Follow the track that is now a path and reach a post with three yellow footpath arrows on it, turn right and go downhill to reach a clearing and, with this on the right, follow the path to a stile leading back into the woods, cross this and keep straight on.
Go through a wooden gate and follow the now track downhill, between two high wire fences. The track turns right but a footpath carries straight on again between wire fences. There is a sign saying ‘Public Footpath Silverdale Road’. Keep on the footpath until it reaches the main road and then turn left towards Yealand Storrs.
Keep on the road until it forks with the left going to Silverdale and the right to Arnside and Beetham and dead in the middle of the fork there is a stile, cross this and follow the track as it goes through a wood.
5. There is a stone stile next to a metal gate on the left, it is easy to miss so take care. Cross the stile and then head diagonally right downhill to a gate stile and cross this. There is a sign saying ‘Haweswater and Challan Hall’, carry on downhill to reach and cross a double stile to reach a good track then turn right.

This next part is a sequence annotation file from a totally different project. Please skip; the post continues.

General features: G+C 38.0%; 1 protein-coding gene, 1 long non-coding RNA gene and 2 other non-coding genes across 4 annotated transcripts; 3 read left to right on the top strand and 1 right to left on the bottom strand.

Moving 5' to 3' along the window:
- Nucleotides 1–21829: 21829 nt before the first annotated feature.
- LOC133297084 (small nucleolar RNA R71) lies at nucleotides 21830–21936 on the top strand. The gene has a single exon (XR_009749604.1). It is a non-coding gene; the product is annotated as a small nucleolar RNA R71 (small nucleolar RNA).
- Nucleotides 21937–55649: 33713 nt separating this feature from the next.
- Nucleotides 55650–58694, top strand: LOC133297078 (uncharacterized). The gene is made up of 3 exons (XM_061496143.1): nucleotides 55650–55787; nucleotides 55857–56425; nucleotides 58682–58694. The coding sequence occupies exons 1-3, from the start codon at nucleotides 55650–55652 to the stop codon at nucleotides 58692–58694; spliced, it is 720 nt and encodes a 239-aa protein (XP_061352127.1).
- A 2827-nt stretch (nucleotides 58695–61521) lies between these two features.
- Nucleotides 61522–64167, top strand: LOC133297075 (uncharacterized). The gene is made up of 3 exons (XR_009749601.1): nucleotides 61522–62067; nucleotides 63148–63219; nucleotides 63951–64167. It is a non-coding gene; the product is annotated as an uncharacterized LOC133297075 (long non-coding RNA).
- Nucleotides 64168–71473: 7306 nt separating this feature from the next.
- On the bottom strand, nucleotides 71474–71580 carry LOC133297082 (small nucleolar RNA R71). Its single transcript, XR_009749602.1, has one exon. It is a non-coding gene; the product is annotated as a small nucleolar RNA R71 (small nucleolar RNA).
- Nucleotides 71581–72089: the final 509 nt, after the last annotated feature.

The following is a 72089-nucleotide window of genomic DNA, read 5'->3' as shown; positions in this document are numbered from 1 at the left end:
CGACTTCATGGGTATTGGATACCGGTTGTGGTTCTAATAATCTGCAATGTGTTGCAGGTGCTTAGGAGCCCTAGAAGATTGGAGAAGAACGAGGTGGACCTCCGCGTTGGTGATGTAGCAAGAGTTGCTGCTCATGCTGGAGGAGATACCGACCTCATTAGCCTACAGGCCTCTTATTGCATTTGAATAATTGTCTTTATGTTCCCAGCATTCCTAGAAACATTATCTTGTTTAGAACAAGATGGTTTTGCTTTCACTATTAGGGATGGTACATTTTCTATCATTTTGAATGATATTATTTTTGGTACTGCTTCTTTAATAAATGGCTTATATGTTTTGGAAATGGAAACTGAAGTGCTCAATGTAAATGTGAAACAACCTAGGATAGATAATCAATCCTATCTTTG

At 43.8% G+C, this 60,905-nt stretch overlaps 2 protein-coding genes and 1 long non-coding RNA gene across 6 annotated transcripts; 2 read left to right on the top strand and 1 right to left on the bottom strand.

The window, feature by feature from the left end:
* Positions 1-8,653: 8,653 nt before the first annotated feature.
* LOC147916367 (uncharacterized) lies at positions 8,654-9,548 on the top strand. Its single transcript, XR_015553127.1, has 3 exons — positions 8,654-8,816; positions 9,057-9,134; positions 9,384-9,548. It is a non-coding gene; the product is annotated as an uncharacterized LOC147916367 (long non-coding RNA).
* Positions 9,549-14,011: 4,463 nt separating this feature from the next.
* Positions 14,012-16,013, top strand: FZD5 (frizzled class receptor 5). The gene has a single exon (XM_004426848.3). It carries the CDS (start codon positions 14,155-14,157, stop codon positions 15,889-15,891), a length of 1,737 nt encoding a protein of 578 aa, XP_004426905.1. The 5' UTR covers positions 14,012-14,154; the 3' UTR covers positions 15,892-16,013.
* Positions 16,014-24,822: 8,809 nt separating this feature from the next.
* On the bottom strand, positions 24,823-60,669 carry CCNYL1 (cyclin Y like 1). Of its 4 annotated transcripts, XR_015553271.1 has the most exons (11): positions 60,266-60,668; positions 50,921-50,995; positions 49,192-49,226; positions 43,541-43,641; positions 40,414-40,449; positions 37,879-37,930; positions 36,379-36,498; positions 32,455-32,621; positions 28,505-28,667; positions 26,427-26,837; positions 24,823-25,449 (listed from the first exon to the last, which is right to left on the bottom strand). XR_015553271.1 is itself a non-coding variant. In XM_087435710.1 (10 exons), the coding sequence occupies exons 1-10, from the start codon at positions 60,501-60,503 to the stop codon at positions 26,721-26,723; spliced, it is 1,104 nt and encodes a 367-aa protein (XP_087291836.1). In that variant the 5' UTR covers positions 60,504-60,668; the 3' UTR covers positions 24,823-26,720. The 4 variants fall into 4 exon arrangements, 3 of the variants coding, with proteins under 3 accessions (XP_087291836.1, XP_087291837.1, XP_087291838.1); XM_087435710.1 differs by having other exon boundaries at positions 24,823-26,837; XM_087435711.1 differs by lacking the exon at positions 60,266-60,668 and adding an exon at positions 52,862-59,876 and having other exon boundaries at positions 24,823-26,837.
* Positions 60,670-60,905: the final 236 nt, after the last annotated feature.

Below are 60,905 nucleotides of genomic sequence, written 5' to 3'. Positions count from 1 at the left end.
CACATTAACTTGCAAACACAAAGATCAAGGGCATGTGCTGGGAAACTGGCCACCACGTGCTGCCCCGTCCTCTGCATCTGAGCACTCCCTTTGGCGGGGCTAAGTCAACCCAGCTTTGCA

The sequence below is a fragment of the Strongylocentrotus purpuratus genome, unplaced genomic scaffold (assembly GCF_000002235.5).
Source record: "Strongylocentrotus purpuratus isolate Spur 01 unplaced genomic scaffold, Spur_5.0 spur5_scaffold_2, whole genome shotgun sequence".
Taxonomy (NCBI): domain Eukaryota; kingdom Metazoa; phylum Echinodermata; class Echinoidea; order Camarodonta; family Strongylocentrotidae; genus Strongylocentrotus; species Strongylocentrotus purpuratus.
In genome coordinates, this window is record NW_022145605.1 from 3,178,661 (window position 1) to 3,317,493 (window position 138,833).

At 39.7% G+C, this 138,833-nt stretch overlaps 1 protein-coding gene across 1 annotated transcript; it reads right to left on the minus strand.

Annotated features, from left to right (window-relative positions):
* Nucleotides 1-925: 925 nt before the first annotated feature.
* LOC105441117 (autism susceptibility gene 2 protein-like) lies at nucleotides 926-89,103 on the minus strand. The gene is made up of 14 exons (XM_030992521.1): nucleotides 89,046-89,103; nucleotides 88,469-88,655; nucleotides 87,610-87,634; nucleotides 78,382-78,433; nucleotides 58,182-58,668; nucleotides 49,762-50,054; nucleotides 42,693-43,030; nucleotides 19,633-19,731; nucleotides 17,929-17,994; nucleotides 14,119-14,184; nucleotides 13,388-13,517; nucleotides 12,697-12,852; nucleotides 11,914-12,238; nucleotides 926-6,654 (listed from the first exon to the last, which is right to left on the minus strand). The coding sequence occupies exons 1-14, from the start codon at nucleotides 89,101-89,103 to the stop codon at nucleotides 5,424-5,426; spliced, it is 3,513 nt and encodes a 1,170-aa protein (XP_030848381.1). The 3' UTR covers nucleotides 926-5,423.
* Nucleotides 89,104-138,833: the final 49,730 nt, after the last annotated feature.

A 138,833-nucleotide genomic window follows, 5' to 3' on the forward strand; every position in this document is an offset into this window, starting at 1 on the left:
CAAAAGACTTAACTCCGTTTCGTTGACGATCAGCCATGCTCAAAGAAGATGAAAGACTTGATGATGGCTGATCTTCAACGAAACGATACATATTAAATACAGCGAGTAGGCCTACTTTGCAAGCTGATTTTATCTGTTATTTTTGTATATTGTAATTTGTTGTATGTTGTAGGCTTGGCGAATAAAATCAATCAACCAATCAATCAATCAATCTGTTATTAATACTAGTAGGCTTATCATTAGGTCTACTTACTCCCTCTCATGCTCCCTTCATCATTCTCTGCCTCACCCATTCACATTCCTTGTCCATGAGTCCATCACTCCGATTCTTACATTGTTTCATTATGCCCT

At a sign saying ‘Challan Hall and Challan Hall Allotments’, follow the track though a stile and then over a wooden staging across some boggy land and onto a track that basically goes around Haweswater. Reach a track junction and follow the sign saying ‘Challan Hall’. Pass a distinctive small house on the left and then as the track bears right, cross the stile to the left with a sign saying ‘Permissive Path Redbridge Lane’.
Follow the path and the yellow marker arrows on posts to another stile and cross this and then go toward and cross the railway line then a stile into the main road and turn right back to the car park.
Start and finish: Car park, Park Lane opposite The Row, Silverdale
Distance: 6.4 miles/10.3km
Time: 3.5 hours
Terrain: Excellent tracks and footpaths. Walking shoes will be fine
Map: OS Map OL7, The English Lakes South Eastern Area
Facilities: There are no public toilets on route